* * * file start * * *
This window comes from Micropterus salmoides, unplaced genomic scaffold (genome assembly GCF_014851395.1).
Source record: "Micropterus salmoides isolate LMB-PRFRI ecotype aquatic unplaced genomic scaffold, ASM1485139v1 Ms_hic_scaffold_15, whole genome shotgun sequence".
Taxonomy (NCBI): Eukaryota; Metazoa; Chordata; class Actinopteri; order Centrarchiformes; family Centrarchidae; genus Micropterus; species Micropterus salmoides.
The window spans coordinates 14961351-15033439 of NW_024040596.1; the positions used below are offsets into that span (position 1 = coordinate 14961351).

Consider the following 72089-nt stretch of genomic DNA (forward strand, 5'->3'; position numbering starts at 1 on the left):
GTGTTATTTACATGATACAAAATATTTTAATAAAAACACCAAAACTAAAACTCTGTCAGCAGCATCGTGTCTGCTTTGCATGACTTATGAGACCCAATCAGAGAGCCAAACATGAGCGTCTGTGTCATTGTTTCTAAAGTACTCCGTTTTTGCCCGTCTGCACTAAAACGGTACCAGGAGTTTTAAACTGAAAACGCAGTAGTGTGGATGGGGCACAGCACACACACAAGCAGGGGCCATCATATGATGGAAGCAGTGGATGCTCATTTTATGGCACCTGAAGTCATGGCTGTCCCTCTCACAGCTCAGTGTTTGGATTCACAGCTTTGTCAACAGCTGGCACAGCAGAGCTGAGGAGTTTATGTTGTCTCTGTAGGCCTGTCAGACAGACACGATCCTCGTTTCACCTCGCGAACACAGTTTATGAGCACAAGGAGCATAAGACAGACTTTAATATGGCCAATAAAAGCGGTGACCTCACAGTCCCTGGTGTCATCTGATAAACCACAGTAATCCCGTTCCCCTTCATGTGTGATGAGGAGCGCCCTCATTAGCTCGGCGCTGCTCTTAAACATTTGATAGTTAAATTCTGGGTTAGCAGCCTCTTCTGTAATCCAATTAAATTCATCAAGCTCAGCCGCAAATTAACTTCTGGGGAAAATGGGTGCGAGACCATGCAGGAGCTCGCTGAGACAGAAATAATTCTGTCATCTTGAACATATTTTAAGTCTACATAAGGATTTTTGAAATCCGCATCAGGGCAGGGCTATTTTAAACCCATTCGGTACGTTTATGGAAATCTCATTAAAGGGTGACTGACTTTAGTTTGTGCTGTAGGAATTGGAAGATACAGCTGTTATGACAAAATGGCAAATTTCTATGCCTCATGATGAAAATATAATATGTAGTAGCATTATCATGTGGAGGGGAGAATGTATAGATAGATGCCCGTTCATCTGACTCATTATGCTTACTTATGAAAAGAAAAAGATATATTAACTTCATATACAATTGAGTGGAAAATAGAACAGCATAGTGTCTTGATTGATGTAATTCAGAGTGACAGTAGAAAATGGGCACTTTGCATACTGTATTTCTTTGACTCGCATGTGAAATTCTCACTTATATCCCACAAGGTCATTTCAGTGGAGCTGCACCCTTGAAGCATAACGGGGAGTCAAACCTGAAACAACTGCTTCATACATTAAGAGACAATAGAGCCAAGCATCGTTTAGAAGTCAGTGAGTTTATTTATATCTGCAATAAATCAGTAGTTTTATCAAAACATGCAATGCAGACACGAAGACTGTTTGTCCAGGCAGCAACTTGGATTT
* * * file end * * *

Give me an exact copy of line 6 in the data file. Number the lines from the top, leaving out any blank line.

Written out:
GTGTTATTTACATGATACAAAATATTTTAATAAAAACACCAAAACTAAAACTCTGTCAGCAGCATCGTGTCTGCTTTGCATGACTTATGAGACCCAATCAGAGAGCCAAACATGAGCGTCTGTGTCATTGTTTCTAAAGTACTCCGTTTTTGCCCGTCTGCACTAAAACGGTACCAGGAGTTTTAAACTGAAAACGCAGTAGTGTGGATGGGGCACAGCACACACACAAGCAGGGGCCATCATATGATGGAAGCAGTGGATGCTCATTTTATGGCACCTGAAGTCATGGCTGTCCCTCTCACAGCTCAGTGTTTGGATTCACAGCTTTGTCAACAGCTGGCACAGCAGAGCTGAGGAGTTTATGTTGTCTCTGTAGGCCTGTCAGACAGACACGATCCTCGTTTCACCTCGCGAACACAGTTTATGAGCACAAGGAGCATAAGACAGACTTTAATATGGCCAATAAAAGCGGTGACCTCACAGTCCCTGGTGTCATCTGATAAACCACAGTAATCCCGTTCCCCTTCATGTGTGATGAGGAGCGCCCTCATTAGCTCGGCGCTGCTCTTAAACATTTGATAGTTAAATTCTGGGTTAGCAGCCTCTTCTGTAATCCAATTAAATTCATCAAGCTCAGCCGCAAATTAACTTCTGGGGAAAATGGGTGCGAGACCATGCAGGAGCTCGCTGAGACAGAAATAATTCTGTCATCTTGAACATATTTTAAGTCTACATAAGGATTTTTGAAATCCGCATCAGGGCAGGGCTATTTTAAACCCATTCGGTACGTTTATGGAAATCTCATTAAAGGGTGACTGACTTTAGTTTGTGCTGTAGGAATTGGAAGATACAGCTGTTATGACAAAATGGCAAATTTCTATGCCTCATGATGAAAATATAATATGTAGTAGCATTATCATGTGGAGGGGAGAATGTATAGATAGATGCCCGTTCATCTGACTCATTATGCTTACTTATGAAAAGAAAAAGATATATTAACTTCATATACAATTGAGTGGAAAATAGAACAGCATAGTGTCTTGATTGATGTAATTCAGAGTGACAGTAGAAAATGGGCACTTTGCATACTGTATTTCTTTGACTCGCATGTGAAATTCTCACTTATATCCCACAAGGTCATTTCAGTGGAGCTGCACCCTTGAAGCATAACGGGGAGTCAAACCTGAAACAACTGCTTCATACATTAAGAGACAATAGAGCCAAGCATCGTTTAGAAGTCAGTGAGTTTATTTATATCTGCAATAAATCAGTAGTTTTATCAAAACATGCAATGCAGACACGAAGACTGTTTGTCCAGGCAGCAACTTGGATTT